In Havisham, Ronald Frame has taken inspiration from the Charles Dickens’s classic novel Great Expectations and has recreated the supposed life of the ill fated spinster Catherine Havisham. There has always been much speculation into the mystery of Satis House and the portrayal of Miss Havisham left in her decaying mansion surrounded by the ghost of her wedding paraphernalia presents an iconic image of English literature.
Catherine Havisham is such a fascinating character that any story that can shed light on her troubled personality is one to be embraced with great interest. Overall, I think that the author has done an admirable job in fleshing out her character and whilst there are no great surprises to found within the story, it does make for an interesting and enjoyable read. I thought that the story starts off rather slowly and needs to be read with great care and attention and then once Catherine grows up the story really starts to become a fascinating account of a life mismanaged by tragedy.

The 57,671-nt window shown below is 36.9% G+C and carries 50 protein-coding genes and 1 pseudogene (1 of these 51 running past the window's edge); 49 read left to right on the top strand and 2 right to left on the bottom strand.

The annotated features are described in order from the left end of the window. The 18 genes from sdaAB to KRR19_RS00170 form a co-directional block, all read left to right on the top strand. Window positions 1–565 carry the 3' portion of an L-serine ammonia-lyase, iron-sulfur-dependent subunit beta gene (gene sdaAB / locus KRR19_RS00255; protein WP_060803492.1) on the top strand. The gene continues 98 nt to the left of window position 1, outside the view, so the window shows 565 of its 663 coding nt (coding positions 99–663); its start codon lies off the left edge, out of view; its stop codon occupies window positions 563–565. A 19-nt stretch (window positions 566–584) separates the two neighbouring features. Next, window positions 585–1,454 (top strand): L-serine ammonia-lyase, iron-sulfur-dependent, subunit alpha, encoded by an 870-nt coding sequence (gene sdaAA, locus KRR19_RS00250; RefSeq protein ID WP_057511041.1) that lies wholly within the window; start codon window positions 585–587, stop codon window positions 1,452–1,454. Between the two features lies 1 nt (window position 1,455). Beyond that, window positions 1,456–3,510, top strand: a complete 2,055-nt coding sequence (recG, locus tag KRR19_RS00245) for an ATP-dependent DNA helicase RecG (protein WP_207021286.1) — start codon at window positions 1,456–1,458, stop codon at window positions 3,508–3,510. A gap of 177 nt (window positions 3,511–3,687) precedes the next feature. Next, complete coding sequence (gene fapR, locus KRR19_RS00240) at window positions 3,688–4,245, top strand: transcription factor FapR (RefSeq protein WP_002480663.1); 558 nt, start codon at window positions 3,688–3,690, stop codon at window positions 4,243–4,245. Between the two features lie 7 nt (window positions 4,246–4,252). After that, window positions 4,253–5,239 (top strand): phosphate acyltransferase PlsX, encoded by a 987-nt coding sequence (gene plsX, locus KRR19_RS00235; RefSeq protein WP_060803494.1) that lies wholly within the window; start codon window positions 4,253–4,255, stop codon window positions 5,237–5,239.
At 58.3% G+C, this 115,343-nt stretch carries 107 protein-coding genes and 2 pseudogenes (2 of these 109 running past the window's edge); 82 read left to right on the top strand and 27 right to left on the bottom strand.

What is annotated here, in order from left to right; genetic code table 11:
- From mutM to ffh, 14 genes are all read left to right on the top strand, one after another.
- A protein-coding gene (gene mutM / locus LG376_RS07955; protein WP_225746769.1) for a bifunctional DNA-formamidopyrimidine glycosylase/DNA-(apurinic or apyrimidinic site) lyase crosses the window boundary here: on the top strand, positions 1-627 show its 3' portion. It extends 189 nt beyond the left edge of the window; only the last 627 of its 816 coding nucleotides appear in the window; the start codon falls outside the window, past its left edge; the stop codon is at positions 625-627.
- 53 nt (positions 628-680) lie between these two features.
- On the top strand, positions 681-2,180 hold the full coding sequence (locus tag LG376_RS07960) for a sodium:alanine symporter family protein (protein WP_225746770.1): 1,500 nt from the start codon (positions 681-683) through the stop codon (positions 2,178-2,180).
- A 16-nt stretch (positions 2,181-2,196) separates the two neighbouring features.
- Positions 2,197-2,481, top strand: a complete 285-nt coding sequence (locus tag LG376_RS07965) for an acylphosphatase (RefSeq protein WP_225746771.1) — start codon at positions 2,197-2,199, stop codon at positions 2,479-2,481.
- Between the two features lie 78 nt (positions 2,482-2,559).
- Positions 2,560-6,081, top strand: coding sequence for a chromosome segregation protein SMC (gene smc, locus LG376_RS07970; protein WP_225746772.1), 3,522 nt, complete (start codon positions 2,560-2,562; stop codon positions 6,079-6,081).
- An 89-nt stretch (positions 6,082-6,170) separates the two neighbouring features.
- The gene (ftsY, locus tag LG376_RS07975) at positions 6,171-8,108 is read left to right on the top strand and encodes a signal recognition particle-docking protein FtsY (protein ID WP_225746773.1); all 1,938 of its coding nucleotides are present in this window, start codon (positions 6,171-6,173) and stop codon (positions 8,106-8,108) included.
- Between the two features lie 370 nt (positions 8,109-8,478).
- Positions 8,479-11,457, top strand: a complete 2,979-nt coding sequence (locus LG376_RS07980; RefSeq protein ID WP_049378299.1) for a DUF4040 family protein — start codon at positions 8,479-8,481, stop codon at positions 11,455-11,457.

The Dickens purists may not agree that Miss Havisham’s story deserves to be told by anyone other than the great man himself, but as an enjoyable addition to the sub Dickens genre, Havisham works well.
My thanks to NetGalley and Faber and Faber for a copy of the book to read and review.